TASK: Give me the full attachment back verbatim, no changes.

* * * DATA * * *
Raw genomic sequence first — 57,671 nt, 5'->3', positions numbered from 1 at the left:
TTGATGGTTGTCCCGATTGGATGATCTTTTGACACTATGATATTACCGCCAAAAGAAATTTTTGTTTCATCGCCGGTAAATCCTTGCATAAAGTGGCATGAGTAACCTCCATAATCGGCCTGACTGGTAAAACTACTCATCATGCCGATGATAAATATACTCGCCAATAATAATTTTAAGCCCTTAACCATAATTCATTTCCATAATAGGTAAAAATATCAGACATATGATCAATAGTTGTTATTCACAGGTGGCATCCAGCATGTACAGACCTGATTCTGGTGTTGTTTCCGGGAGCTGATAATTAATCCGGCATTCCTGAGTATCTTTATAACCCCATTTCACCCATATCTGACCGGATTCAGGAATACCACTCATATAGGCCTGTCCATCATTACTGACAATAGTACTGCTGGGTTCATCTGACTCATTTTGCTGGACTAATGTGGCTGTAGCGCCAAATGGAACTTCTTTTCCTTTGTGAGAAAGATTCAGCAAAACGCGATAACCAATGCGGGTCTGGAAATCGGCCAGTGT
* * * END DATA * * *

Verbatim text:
Raw genomic sequence first — 57,671 nt, 5'->3', positions numbered from 1 at the left:
TTGATGGTTGTCCCGATTGGATGATCTTTTGACACTATGATATTACCGCCAAAAGAAATTTTTGTTTCATCGCCGGTAAATCCTTGCATAAAGTGGCATGAGTAACCTCCATAATCGGCCTGACTGGTAAAACTACTCATCATGCCGATGATAAATATACTCGCCAATAATAATTTTAAGCCCTTAACCATAATTCATTTCCATAATAGGTAAAAATATCAGACATATGATCAATAGTTGTTATTCACAGGTGGCATCCAGCATGTACAGACCTGATTCTGGTGTTGTTTCCGGGAGCTGATAATTAATCCGGCATTCCTGAGTATCTTTATAACCCCATTTCACCCATATCTGACCGGATTCAGGAATACCACTCATATAGGCCTGTCCATCATTACTGACAATAGTACTGCTGGGTTCATCTGACTCATTTTGCTGGACTAATGTGGCTGTAGCGCCAAATGGAACTTCTTTTCCTTTGTGAGAAAGATTCAGCAAAACGCGATAACCAATGCGGGTCTGGAAATCGGCCAGTGT